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Stanley Frodsham: The Assemblies of God refuses “to be sectarians or insectarians”

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This Week in AG History — April 15, 1944

By Darrin Rodgers
Originally published on AG-News, Mon, 14 Apr 2014 – 4:28 PM CST

On the thirtieth anniversary of the founding of the Assemblies of God, Stanley H. Frodsham recounted the first General Council and its legacy. According to Frodsham, the long-time editor of the Pentecostal Evangel, Assemblies of God founders in 1914 were opposed to “sectarianism and denominationalism.” However, they also recognized that they had much in common and desired to “unite together on a voluntary cooperative basis” for “the furtherance of the gospel ministry in Jerusalem, Judea, Samaria, and to the ends of the earth.”

Frodsham recalled that J. W. Welch, an early chairman, described missions as the reason-for-being of the Assemblies of God: “We simply recognized ourselves as a missionary society, and we saw the whole world as the field in which to labor.”

This vision for cooperation in order to achieve the evangelization of the world, Frodsham noted, still remained strong in 1944. To illustrate this continuing vision for cooperation, he pointed to the unanimous decision at the 1943 General Council for the Assemblies of God to become a member of the National Association of Evangelicals.

Frodsham explained that the Assemblies of God desired a sweet spirit of fellowship, rather than a harsh spirit of condemnation of other faithful Christians who may not see eye to eye on everything. He quoted evangelist Gipsy Smith: “I refuse to be sectarian or insectarian.” Frodsham explained, “Many insects have stings. So have many sectarians. We as a people refuse to be sectarians or insectarians.”

Read the entire article by Stanley H. Frodsham, “These Thirty Years,” on page 4 of the April 15, 1944, issue of the Pentecostal Evangel.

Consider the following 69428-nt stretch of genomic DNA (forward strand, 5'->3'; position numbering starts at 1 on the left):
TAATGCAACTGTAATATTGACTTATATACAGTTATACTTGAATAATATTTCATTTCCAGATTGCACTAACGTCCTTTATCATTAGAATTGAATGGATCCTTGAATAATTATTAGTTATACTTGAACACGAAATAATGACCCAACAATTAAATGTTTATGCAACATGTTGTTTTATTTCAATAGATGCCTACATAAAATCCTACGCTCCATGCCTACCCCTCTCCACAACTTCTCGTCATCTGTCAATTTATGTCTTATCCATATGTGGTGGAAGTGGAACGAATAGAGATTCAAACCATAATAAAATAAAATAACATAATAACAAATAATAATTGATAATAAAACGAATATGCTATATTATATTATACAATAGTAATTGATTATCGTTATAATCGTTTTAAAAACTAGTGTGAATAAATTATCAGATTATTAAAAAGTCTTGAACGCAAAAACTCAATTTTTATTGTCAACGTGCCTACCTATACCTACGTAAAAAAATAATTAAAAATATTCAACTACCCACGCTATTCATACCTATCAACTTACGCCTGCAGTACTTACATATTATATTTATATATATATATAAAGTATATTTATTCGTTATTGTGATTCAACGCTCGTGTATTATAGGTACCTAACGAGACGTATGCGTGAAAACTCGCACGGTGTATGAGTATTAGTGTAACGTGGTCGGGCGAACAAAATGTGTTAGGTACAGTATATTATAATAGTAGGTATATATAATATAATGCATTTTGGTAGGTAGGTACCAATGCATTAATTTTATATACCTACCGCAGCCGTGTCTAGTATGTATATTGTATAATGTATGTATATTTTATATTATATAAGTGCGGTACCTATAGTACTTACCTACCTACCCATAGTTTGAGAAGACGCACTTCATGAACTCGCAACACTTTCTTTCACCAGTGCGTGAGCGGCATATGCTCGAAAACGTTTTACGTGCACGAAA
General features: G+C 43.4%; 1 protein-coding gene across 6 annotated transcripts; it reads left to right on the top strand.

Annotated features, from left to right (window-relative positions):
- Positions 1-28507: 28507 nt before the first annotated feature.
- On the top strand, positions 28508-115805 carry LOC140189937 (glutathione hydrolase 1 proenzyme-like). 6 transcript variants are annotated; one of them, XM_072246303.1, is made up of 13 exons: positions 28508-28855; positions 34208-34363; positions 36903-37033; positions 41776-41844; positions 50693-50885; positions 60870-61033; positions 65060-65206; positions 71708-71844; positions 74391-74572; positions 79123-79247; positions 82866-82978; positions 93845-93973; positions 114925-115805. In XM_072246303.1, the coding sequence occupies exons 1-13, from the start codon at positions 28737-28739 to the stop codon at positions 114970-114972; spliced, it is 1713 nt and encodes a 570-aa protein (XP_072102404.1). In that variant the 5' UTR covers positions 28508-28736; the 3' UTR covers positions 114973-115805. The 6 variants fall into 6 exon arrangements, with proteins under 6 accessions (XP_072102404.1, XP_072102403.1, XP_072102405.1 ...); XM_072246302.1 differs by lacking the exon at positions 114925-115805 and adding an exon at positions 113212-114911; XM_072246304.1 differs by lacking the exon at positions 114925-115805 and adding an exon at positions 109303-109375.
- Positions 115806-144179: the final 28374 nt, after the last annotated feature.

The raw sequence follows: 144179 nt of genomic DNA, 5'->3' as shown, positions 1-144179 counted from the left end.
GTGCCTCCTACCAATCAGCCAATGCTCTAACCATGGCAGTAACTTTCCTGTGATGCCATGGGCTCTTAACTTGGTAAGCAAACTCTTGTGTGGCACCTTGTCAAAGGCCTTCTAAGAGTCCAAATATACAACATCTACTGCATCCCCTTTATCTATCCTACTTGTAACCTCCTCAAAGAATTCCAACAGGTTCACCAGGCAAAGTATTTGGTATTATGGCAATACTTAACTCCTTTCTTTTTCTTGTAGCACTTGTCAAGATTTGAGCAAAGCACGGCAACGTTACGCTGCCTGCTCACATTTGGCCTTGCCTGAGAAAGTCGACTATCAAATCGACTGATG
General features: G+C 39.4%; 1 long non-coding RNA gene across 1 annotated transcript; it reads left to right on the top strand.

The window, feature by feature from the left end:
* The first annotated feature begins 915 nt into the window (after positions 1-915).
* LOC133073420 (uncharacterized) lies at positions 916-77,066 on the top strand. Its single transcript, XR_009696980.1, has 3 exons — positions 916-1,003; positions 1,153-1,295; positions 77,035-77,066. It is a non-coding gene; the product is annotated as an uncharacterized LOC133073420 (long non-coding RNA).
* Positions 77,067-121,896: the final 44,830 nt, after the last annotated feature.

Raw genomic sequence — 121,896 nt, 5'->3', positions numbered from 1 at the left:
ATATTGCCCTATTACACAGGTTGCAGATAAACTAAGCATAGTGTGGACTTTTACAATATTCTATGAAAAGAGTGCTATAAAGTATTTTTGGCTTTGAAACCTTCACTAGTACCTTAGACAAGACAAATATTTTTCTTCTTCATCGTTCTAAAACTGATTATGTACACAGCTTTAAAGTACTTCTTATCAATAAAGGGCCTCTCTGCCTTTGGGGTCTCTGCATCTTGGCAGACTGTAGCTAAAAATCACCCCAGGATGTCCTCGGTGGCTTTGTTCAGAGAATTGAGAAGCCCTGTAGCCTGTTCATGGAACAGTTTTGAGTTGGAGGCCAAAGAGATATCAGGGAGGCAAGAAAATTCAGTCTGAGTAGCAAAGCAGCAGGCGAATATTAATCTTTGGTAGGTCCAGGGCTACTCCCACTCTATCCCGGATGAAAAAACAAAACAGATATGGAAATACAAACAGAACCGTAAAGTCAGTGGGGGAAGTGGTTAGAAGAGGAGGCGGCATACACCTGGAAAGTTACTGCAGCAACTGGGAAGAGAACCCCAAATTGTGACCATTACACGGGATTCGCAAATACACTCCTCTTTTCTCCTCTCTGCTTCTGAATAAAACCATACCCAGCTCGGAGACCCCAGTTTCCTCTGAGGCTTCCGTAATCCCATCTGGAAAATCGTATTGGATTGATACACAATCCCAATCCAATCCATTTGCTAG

Also featured in this issue:

* “My Soul Desireth First-Ripe Fruit,” by Zelma Argue

* “Thirty Years Ago,” by Ernest S. Williams

* “How God Saved a Communist Chieftan,” by Lester Sumrall

And many more!

Click here to read this issue now.

Pentecostal Evangel archived editions courtesy of the Flower Pentecostal Heritage Center. For current editions of the Evangel, click here.

Do you have Pentecostal historical materials that should be preserved? Please consider depositing these materials at the Flower Pentecostal Heritage Center (FPHC). The FPHC, located in the Assemblies of God national offices, is the largest Pentecostal archive in the world. We would like to preserve and make your treasures accessible to those who write the history books. Flower Pentecostal Heritage Center 1445 North Boonville Avenue Springfield, Missouri 65802 USA Phone: 417.862.1447 ext. 4400 Toll Free: 877.840.5200 Email: Archives@ag.org

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The Mexican Revolution and the Assemblies of God


Description: Congregation in front of Templo Cristiano in San Antonio, Texas in 1920. This church was first pastored by H. C. Ball and later by Demetrio Bazan.

This Week in AG History — March 11, 1916

By Darrin Rodgers
Originally published on AG-News, Mon, 10 Mar 2014 – 4:43 PM CST

In one of the most significant population migrations of the twentieth century, over one million people left Mexico and moved to the United States between 1910 and 1920. Many were refugees uprooted by the Mexican Revolution. While the United States government restricted the number of immigrants who could not speak English, an exception was granted for Mexicans, due to the scarcity of laborers in America during World War I.

Mexicans who had been displaced by war and poverty in their ancestral land faced many challenges in their new country. Many landed in refugee settlements along the borderlands, unable to provide for their families and uncertain how to cope in their new surroundings.

Assemblies of God minister John Preston, in a 1916 article in the “Pentecostal Evangel,” encouraged readers to take advantage of the “great opportunity” to help Mexican refugees with their spiritual and physical needs. Preston believed the refugees were heaven-sent: “Providence has sent them to our doors for Gospel light.” However, he lamented that “very little is being done for them compared to what could be.”